The other ladies referred to were mainly those who made a name for themselves racing on such tracks as Brooklands, rallying, and undertaking adventures. Amongst them,
Mrs Victor Bruce – In the 1920s she was a racing driver, rally driver and record breaker. She broke the 10,000 Mile record at Montlhéry. Later, in 1928, she drove Birkin’s 4½L Le Mans Bentley to set a new single-handed 24 hour record at Montlhéry. She covered 2,164 miles in 24 hours at an average speed of almost 90mph to take the record. That achievement won her life membership of the British Racing Drivers’ Club.
She wrote a book for the woman motorist. It was filled with advice on the art of driving and maintaining one’s car.
Gladys de Havilland – In 1929, she became the first lady to drive an Austin Seven around the world.
Margaret Allan – She was known as the original Bentley girl. Initially, in the 30s, Margaret raced Lagondas before moving on to Bentleys. Competing with them in the Monte Carlo Rally, racing at Brooklands and Le Mans.
In 1936, she became one of just four women to gain her Brooklands 120mph badge at a speed of 122.37mph in the 6.5-litre Bentley, 'Old Mother Gun'.
Kay Petre – Kay was to become one of the most famous lady racing drivers in the 30s, particularly on the Brooklands track. She was only 4’ 10” tall but often drove large racing cars, such as 10.5 litre V12-Delage. In 1935, driving this car, she took the Ladies Land Speed Record at 134.75mph.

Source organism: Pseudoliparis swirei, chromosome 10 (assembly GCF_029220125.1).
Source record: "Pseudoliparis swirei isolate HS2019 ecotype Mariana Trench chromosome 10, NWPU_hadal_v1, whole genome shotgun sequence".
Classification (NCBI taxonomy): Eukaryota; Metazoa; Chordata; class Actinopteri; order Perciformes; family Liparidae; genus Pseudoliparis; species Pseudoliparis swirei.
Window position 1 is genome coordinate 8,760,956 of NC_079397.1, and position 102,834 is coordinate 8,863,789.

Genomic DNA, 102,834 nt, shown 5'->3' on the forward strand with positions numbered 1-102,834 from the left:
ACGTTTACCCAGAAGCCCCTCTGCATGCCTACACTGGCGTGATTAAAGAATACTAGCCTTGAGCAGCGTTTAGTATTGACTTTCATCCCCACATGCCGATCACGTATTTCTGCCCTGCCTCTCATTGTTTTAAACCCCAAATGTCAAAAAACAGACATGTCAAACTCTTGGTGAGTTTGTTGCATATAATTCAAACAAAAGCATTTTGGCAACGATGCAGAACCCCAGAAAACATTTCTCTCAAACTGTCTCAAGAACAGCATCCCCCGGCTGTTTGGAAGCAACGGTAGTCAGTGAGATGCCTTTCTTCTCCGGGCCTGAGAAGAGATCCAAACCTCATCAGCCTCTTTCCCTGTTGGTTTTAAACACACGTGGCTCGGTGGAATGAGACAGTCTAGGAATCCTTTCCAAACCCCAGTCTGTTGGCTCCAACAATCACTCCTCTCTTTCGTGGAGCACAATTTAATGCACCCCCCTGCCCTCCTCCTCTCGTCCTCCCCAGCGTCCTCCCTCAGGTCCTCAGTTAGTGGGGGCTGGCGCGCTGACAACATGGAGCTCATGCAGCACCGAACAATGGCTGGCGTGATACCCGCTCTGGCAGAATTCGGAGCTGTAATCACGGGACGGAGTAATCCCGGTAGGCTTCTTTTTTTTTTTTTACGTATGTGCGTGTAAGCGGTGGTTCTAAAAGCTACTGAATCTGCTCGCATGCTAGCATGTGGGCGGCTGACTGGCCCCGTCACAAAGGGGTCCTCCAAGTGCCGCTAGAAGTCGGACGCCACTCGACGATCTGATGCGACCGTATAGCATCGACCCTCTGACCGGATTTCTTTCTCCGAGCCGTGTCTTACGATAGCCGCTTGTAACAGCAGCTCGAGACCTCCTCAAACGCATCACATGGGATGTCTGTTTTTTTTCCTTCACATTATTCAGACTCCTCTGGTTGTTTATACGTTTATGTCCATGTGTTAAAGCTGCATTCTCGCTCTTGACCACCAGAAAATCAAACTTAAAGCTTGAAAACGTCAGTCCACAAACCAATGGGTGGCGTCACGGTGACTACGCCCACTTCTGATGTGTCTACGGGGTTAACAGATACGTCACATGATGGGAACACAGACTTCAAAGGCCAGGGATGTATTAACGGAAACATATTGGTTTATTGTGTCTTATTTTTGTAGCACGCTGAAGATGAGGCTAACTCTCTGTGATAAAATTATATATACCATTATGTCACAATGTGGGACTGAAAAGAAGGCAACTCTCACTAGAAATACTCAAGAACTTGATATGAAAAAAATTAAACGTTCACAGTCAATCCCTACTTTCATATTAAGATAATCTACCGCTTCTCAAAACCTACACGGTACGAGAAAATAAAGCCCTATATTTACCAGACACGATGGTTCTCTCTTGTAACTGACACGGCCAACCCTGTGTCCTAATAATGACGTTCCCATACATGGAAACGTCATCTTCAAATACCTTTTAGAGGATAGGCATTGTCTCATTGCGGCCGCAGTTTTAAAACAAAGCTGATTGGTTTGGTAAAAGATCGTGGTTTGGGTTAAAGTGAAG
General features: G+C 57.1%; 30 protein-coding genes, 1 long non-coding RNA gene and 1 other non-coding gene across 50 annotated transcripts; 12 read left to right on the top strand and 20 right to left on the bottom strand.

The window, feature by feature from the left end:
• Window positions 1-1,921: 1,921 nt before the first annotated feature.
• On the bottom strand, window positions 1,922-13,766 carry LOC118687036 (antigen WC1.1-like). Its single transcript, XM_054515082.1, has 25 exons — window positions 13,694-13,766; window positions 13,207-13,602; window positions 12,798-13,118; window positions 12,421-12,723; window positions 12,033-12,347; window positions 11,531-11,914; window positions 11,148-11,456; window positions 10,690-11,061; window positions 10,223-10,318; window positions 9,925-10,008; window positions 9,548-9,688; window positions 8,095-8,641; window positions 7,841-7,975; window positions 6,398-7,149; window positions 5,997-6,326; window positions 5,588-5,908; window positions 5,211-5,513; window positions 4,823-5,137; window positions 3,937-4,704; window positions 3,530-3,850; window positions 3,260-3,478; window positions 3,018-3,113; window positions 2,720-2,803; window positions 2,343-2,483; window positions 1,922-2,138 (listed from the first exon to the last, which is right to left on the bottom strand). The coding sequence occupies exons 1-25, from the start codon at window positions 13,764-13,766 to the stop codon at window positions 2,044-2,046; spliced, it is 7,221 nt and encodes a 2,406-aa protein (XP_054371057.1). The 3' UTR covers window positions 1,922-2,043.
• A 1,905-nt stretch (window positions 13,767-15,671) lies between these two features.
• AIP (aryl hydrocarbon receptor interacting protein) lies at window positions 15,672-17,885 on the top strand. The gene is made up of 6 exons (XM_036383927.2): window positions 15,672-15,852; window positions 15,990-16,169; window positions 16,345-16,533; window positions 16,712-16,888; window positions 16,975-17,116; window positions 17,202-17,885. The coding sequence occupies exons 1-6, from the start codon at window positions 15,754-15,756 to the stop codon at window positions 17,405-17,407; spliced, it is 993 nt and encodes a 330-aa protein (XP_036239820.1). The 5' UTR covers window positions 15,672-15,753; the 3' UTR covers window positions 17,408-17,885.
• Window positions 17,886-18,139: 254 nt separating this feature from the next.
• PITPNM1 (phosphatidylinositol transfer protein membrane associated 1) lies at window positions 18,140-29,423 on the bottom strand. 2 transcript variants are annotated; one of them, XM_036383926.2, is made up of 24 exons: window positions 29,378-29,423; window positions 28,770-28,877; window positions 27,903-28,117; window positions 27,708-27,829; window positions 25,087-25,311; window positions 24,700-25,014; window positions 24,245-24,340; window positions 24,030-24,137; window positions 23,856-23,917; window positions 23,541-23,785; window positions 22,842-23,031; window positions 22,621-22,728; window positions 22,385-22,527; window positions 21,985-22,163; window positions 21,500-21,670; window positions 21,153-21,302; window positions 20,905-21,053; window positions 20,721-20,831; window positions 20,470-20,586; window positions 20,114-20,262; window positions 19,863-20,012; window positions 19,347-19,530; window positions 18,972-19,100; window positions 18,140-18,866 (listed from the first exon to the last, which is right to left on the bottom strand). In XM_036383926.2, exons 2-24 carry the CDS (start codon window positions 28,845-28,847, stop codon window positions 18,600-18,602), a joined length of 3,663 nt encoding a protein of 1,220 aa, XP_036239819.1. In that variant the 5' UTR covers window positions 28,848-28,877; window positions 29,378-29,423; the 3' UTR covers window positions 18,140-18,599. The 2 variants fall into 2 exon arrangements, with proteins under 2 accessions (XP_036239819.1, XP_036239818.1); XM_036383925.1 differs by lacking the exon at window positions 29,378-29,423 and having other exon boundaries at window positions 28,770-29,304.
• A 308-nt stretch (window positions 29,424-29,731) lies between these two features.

She was to race a wide selection of cars including a Wolseley Hornet Special, and a series of Rileys. In 1937, with her Riley, she drove in three Grand Prix races in South Africa. Also in 1937, she raced an Austin 7 ‘Grasshopper’ in the Paris to Nice rally and also drove for the works Austin Seven racing team at Brooklands. In September Kay was involved in an accident which ended her racing career.
Afterwards, she pursued a career in motoring journalism. In the early 1950s, Kay was employed by Austin as a 'colour consultant' to suggest colours and combinations for the new A40/A50 Cambridge. Later she joined BMC, charged with brightening up the Austin image to appeal to women drivers. She also designed fabric patterns for the interior of the Mini.
At the appropriate time during the talk, reference was made to the role of women in both world wars. Many volunteered to drive Ambulances as well as to maintain them in appalling conditions. Those left at home drove buses, trams and tractors and others worked in factories building military vehicles. It is worth noting that in 1945, our Queen, then Princess Elizabeth, graduated to driving an Austin K2 ambulance after training on an Austin 7 chassis and an Austin 10 'Tilly' pick-up truck.
After WW2, a number of ladies made their mark in the world of rallying including Sheila van Damme and Pat Moss, the latter being acknowledged as the most successful lady rally driver ever.
There are also many other ladies who have made their own contribution to the world of motoring since the days covered by my talk, the days when motoring was fun but did provide some interesting challenges.